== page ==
What comes to mind when you think or hear of the word boundaries? What are the boundaries you hold and how do you articulate to other's what those boundaries are?
These are the questions I often ask when working with clients. Oftentimes client's are unsure exactly what their boundaries are. However, client's will usually say something to the sort of "I know I have them, but not really sure how to word them or talk about them."
Well, this is a great conversation to have, because without knowing how to communicate what your boundaries are then it is even more difficult to know when someone has crossed the lines. Helping others to think of their boundaries as someone crossing the line meaning- they have went into the zone of what is unacceptable to you, violating the rules you have for yourself. This could be in terms of asking personal questions, violating personal space or unwanted touch or conversations that are not okay for you.
It is important to understand what you stand for and how certain things make you feel. Boundaries are not to restrict you in anyway, and instead should be viewed as making space for what is healthy and safe for you. It allows more clarity in your life and a better sense of control and holding yourself and others accountable.
Assertiveness is key to enforcing your boundaries. Let us be mindful that assertiveness and aggressiveness are two separate words and have two separate connotations. One can be assertive and not show any aggression. It is basically owning the "I" statements and articulating yourself. A lack of boundaries however, may lead to aggressiveness or passive aggressiveness. Also, a lack of boundaries could leave you feeling drained, unimportant confused and even violated, which perpetuates unhealthy relationships.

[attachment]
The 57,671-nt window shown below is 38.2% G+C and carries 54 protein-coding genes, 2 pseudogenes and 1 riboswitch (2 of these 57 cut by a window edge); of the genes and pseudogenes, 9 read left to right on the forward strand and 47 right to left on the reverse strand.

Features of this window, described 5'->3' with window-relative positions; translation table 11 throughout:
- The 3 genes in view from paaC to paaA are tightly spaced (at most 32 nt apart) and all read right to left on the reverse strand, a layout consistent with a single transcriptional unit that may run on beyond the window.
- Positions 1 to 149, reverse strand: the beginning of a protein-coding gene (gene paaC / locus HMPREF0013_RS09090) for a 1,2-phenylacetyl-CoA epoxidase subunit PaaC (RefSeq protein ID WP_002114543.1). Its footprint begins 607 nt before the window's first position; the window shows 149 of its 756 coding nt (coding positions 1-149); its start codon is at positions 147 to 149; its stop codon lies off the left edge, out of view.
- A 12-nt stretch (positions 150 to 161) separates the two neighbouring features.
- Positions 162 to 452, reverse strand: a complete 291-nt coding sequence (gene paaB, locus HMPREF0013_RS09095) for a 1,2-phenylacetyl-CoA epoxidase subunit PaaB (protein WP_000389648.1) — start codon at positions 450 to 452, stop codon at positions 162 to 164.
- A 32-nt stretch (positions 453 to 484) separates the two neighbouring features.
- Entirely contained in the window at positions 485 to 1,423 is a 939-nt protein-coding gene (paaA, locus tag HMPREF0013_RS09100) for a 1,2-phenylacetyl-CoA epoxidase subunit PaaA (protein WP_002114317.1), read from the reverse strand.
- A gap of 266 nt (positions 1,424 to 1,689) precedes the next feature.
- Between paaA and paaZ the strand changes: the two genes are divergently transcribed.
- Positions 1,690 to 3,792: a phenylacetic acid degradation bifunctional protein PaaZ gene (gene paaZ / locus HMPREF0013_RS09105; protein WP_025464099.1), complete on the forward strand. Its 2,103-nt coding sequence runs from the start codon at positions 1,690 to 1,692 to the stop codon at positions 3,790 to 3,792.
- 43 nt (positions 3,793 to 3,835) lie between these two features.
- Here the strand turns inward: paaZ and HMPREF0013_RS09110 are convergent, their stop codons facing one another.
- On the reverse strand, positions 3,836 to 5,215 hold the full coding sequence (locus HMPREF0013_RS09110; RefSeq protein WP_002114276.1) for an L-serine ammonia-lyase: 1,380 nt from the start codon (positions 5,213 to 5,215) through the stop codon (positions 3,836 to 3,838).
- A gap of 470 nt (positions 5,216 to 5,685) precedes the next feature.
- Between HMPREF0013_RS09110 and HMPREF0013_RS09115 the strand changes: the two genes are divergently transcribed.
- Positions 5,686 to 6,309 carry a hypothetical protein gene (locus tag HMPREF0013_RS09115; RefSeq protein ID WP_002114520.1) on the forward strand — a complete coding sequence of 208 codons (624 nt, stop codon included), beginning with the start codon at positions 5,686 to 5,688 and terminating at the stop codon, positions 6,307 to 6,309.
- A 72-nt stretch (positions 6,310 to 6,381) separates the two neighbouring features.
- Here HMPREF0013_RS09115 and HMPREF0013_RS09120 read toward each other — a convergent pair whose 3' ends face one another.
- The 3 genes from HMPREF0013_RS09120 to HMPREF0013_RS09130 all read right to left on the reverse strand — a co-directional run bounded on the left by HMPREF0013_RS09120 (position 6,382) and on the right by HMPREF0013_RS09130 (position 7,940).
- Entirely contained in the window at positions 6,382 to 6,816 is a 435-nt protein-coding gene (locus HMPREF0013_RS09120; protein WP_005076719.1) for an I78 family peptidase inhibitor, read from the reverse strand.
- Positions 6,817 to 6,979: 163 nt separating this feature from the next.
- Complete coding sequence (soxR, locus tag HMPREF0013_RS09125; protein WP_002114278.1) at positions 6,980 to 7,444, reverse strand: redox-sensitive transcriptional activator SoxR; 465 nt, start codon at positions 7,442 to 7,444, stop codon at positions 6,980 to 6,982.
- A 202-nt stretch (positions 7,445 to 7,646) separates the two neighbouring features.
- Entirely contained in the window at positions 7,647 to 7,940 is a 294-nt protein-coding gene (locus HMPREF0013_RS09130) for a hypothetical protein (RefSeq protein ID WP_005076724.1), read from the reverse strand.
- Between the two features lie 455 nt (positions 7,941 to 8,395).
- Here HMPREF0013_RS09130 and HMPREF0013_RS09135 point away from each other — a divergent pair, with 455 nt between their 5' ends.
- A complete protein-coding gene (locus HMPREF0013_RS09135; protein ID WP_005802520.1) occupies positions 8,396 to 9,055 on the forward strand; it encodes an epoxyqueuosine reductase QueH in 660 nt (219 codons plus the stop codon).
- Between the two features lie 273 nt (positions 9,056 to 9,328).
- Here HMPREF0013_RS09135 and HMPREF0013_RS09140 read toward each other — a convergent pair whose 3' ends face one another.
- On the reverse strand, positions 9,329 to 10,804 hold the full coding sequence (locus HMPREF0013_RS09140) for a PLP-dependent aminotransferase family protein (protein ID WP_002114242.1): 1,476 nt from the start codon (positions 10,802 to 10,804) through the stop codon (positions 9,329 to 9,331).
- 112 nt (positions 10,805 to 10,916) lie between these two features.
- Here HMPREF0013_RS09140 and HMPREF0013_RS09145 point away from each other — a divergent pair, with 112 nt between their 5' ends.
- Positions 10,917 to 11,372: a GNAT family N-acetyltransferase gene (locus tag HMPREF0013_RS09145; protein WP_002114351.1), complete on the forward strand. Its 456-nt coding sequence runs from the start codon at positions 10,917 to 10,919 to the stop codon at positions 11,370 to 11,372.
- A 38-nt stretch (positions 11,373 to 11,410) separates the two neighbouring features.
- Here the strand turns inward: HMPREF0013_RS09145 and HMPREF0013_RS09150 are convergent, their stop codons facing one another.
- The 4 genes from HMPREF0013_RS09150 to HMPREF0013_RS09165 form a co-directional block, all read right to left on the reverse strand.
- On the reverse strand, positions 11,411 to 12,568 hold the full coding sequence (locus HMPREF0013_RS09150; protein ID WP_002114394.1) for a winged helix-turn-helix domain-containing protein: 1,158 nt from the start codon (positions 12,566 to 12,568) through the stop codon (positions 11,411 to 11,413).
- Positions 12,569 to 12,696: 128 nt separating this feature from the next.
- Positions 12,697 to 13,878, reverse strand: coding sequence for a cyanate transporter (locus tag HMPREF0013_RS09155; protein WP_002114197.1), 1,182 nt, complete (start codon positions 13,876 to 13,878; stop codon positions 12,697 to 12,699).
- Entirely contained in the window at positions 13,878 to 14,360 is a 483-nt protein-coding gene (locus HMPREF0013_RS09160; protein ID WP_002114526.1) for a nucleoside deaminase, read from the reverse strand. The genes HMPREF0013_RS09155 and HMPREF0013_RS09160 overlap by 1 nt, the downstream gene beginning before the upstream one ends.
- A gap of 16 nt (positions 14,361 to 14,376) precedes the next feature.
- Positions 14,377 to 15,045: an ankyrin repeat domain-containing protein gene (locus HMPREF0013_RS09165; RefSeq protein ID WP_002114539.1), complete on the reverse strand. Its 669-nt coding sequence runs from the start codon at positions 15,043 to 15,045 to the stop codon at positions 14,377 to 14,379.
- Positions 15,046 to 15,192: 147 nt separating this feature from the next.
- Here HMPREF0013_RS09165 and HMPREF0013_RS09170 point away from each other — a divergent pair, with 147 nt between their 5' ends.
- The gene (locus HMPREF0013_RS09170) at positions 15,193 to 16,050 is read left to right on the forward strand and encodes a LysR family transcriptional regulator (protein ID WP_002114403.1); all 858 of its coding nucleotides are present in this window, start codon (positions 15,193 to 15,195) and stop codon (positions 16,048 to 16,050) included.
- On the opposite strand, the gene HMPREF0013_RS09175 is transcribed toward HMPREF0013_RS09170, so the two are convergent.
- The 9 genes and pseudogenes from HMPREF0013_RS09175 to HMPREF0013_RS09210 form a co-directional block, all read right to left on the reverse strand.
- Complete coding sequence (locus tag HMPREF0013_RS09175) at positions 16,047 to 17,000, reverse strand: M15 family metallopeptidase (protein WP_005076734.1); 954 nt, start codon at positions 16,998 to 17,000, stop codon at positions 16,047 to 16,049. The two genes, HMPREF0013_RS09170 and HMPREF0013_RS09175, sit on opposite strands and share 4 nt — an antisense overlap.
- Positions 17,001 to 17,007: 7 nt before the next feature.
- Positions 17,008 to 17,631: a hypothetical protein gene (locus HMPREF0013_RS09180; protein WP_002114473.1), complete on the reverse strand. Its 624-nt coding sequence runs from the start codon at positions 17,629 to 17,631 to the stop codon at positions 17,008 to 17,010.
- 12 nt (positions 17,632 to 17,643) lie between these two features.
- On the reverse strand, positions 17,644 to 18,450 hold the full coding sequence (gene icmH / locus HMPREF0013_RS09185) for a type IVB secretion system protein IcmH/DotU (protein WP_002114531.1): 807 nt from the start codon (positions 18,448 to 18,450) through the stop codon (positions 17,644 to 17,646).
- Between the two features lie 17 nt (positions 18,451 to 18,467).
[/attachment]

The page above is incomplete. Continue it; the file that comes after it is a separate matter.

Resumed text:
Spending time with your feelings is also a good idea. For instance when something happens and you are unsure how you felt about it, allow yourself to sit with that and reflect on if there were any potential boundary violation. Therefore, the next time you may be in a similar situation it will help you know how to handle it more effectively. This is not to say be on guard in all potential situations. This is more to say be prepared for how you will effectively communicate were you stand without feeling blame. Feeling guilty or regretful are often normal when you first begin to implement your boundaries, especially with those who are close to you. However, it is also important to remember that boundaries are essential for any healthy relationship to function.
Remember, that anytime you are starting something new it may feel awkward and unnatural at first. Continue to assert yourself and it may be helpful to start in small increments. Showing yourself kindness and compassion while being mindful that feelings of guilt may be normal, and that does also does not equate that you are "wrong". Self-awareness is key and being conscious about potential situations are also key to holding effective boundaries. When unsure about where you stand with your boundaries, it is okay to pause, take time and reflect on your true feelings.... Remember, you are taking charge of your life and that is beautiful...
As always my best,
Shatara Sheppard, LPCA